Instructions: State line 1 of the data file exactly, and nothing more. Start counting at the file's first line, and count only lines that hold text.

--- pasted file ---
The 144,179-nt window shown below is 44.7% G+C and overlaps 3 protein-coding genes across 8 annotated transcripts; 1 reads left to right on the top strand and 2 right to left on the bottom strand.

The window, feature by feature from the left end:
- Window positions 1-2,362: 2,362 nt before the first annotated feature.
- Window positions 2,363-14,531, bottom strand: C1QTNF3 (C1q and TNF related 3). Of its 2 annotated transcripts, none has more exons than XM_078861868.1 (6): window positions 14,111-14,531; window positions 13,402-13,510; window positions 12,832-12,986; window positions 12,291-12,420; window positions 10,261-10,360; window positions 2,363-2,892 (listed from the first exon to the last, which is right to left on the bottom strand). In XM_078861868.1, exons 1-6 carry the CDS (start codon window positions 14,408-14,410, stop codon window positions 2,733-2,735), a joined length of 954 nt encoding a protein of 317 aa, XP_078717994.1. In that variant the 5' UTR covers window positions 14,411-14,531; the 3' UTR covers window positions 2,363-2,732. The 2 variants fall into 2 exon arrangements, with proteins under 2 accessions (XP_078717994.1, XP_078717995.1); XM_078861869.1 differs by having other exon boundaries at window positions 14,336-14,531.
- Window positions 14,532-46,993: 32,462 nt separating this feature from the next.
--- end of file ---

The 144,179-nt window shown below is 44.7% G+C and overlaps 3 protein-coding genes across 8 annotated transcripts; 1 reads left to right on the top strand and 2 right to left on the bottom strand.